Tantalum oxide is shown to be chemically very robust. Reactively sputtered tantalum oxide thin films have been investigated as a protective coating for aggressive media exposed sensors.
The step coverage of the sputter-deposited amorphous tantalum oxide is reasonable, but metallization lines are hard to cover. Sputtered tantalum oxide exhibits high dielectric strength and the pinhole density for 0.5 pm thick films is below 3 cm.
Applying protective coatings as a solution to this sensor concept requires a number of properties for the coating to fulfill, a short list includes:
- Corrosion resistance: the maximum allowable thickness of the coating and minimum required lifetime sets the upper limit of the etch rate in the media of interest.
- Low residual stress in small thickness: to limit the reduction of sensitivity due to stiffness changes in the membrane.
- Step coverage: poor coverage over interconnects and contact windows are sites where degradation of the sensor will initiate.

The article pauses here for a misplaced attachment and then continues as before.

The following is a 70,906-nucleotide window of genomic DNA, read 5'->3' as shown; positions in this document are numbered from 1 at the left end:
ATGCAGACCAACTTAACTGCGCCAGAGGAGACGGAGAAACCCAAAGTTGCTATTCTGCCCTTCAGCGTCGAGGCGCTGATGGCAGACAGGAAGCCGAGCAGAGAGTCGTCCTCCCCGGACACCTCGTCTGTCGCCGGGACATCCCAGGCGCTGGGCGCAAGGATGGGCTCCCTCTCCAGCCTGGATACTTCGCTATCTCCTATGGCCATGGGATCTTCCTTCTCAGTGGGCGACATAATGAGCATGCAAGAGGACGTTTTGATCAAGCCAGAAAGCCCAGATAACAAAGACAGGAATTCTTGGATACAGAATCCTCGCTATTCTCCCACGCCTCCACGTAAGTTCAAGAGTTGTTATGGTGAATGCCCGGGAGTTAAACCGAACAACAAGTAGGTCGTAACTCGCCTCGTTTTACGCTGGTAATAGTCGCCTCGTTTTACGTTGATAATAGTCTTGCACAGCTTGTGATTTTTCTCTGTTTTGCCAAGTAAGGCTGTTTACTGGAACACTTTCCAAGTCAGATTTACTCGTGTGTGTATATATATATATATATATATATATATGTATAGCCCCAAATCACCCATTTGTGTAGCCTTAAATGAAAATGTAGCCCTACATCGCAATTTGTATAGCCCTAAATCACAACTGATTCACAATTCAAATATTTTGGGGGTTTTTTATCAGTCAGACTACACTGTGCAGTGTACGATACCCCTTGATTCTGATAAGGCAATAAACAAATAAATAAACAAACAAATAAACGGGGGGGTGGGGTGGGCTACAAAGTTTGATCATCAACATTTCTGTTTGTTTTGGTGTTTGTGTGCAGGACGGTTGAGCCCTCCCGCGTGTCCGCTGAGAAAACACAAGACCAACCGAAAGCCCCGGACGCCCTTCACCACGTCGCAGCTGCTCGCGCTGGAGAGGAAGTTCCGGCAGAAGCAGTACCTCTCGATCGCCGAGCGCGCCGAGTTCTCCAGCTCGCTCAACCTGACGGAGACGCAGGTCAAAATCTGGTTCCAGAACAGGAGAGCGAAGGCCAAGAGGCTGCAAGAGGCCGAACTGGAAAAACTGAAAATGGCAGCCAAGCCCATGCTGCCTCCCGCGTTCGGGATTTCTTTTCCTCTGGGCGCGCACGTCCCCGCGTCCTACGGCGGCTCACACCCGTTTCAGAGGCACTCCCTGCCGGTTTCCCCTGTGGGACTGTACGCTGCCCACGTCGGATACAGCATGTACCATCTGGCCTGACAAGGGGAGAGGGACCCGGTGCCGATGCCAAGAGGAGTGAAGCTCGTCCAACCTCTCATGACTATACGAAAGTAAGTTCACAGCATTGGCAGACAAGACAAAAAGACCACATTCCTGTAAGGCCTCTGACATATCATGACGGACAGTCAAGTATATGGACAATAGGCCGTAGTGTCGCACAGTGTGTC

- Pinhole density: usually no pinholes are allowed in the exposed area of the sensor. Etchants will penetrate the coating and degrade electrically active components or under etch, eventually resulting in an undesired lift-off of the coating. In case the pinholes are due to particulate contamination, the pinholes may be eliminated by growing thicker films.
- Electrical properties: a dielectric film is required to insulate electrical components on the sensor from electrically conducting media.
- Patternable: in many cases, it is desired to pattern the protective coating for access to bond pads. Patterning in a batch process, such as wet etching, is preferred.
- Double-sided deposition for protection of both sides of the differential pressure sensor.
- Coverage of sharp corners: a conformal coating is required.
- Coverage of deep cavities: a conformal coating is required down to the bottom of the cavity.
The use of tantalum, tantalum alloys, and tantalum oxide has already been suggested for sensor purposes. Besides, tantalum is used in chemical processing equipment because it is extremely stable. The reason for this is the formation of a thin amorphous tantalum oxide layer at the surface, which is chemically very inert.
Deposition of tantalum and its oxides and nitrides can be done by physical vapor deposition, chemical vapor deposition, or by thermal oxidation. This makes the use of these materials very flexible.
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